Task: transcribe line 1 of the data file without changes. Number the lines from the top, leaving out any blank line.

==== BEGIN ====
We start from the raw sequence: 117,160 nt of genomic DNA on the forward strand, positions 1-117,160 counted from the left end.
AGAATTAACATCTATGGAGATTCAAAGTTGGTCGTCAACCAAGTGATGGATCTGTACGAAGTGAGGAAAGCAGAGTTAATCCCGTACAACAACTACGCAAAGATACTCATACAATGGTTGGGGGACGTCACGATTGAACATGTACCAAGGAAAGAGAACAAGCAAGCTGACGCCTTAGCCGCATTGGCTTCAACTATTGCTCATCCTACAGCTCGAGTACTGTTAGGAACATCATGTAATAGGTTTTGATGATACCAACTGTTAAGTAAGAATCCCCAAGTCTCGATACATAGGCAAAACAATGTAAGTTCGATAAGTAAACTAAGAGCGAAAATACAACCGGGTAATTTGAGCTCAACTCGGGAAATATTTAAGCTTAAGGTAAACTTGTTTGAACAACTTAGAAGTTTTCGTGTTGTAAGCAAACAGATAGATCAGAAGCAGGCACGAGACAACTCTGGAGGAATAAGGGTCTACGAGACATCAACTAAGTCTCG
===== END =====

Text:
We start from the raw sequence: 117,160 nt of genomic DNA on the forward strand, positions 1-117,160 counted from the left end.